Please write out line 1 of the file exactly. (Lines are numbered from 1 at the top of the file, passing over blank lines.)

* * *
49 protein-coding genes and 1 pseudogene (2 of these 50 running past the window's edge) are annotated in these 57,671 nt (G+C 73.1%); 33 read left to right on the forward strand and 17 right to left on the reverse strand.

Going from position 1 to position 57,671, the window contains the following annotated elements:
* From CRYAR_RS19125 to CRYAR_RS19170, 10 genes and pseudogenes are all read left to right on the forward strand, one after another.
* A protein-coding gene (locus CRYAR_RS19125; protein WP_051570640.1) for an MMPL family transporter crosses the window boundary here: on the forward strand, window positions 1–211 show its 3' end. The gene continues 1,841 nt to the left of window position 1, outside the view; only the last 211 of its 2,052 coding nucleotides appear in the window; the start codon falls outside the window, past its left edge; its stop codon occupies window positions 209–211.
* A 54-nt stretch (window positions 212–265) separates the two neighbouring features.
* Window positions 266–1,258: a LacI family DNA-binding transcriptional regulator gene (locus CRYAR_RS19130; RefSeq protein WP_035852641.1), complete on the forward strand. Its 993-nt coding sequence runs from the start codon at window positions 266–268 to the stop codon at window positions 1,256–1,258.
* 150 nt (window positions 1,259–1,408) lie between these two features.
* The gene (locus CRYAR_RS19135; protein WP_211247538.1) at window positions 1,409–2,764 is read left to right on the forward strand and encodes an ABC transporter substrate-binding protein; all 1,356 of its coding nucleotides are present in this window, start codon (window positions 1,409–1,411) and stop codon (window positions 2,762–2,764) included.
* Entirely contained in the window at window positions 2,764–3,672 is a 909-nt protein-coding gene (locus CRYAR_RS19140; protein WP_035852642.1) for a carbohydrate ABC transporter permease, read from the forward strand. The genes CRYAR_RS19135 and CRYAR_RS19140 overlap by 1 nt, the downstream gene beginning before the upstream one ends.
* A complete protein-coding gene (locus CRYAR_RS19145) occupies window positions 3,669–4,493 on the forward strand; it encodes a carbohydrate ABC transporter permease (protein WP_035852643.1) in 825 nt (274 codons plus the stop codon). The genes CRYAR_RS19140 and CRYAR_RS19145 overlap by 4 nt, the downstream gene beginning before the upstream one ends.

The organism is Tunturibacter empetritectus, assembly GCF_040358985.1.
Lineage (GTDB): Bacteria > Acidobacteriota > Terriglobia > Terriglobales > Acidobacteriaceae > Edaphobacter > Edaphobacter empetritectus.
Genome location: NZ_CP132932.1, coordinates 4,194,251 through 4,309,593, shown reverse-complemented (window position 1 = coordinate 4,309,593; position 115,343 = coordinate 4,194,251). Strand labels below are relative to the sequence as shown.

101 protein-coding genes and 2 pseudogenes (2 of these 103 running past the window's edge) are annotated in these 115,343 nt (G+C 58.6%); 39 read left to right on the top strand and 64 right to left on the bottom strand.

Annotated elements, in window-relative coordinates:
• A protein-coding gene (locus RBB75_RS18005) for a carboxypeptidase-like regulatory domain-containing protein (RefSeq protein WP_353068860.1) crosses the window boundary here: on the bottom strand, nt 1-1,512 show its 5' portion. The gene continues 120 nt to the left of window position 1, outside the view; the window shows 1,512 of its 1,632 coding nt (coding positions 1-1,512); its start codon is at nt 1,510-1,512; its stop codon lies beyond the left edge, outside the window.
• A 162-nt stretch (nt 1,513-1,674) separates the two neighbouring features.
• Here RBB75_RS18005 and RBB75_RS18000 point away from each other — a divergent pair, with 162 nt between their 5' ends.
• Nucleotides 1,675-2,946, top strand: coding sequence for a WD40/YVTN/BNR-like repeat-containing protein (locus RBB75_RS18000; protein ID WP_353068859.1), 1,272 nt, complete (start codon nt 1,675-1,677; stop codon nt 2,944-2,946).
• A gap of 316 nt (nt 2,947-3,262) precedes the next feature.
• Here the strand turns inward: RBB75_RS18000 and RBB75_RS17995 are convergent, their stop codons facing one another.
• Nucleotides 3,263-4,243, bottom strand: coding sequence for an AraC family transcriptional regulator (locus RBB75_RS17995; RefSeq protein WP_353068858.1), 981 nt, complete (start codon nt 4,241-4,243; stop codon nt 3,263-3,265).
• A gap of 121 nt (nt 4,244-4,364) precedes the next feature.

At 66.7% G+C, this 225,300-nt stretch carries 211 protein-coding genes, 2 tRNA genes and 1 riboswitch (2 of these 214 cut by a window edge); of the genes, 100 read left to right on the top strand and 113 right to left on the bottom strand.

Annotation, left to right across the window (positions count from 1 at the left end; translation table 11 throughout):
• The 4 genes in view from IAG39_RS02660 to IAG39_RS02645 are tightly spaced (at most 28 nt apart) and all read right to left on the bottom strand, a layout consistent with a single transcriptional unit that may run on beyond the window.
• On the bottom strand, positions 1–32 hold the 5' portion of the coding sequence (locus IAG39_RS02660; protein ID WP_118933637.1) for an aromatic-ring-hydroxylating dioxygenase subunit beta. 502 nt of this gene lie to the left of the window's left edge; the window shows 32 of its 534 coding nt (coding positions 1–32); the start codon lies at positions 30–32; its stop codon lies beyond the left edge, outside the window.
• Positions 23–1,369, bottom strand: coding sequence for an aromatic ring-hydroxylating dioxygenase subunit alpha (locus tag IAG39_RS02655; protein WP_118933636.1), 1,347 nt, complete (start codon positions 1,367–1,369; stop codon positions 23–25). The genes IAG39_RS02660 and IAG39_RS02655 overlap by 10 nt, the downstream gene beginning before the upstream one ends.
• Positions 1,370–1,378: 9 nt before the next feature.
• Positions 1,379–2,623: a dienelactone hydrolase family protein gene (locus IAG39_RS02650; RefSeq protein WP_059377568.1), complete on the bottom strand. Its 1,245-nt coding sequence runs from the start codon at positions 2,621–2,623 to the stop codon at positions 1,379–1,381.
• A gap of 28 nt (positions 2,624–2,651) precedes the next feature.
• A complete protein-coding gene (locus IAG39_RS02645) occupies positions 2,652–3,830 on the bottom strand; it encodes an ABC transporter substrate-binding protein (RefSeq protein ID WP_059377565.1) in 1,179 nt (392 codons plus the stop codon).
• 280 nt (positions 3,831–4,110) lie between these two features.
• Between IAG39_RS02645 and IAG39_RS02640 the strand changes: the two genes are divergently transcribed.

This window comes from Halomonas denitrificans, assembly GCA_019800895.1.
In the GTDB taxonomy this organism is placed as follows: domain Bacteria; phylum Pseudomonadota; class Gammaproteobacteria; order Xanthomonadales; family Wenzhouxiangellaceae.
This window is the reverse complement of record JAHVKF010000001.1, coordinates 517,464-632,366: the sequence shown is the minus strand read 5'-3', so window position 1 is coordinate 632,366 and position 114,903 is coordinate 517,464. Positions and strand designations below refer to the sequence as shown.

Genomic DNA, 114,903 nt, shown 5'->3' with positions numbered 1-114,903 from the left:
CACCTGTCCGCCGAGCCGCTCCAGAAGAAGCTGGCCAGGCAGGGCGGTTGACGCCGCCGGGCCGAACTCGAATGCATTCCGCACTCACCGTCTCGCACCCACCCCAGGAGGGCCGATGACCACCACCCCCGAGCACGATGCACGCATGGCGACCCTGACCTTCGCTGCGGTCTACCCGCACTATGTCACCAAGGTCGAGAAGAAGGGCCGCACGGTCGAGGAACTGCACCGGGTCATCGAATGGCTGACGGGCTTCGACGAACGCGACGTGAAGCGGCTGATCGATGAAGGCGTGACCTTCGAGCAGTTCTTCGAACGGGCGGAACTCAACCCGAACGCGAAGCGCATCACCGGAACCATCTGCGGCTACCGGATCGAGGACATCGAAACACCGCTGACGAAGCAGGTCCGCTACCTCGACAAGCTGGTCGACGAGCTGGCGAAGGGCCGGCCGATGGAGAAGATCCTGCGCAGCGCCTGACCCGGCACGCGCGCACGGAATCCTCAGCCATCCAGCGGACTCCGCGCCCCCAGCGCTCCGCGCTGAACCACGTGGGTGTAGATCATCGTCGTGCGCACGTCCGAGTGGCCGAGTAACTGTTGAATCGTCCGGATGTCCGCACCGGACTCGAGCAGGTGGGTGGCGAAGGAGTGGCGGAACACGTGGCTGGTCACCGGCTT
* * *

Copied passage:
49 protein-coding genes and 1 pseudogene (2 of these 50 running past the window's edge) are annotated in these 57,671 nt (G+C 73.1%); 33 read left to right on the forward strand and 17 right to left on the reverse strand.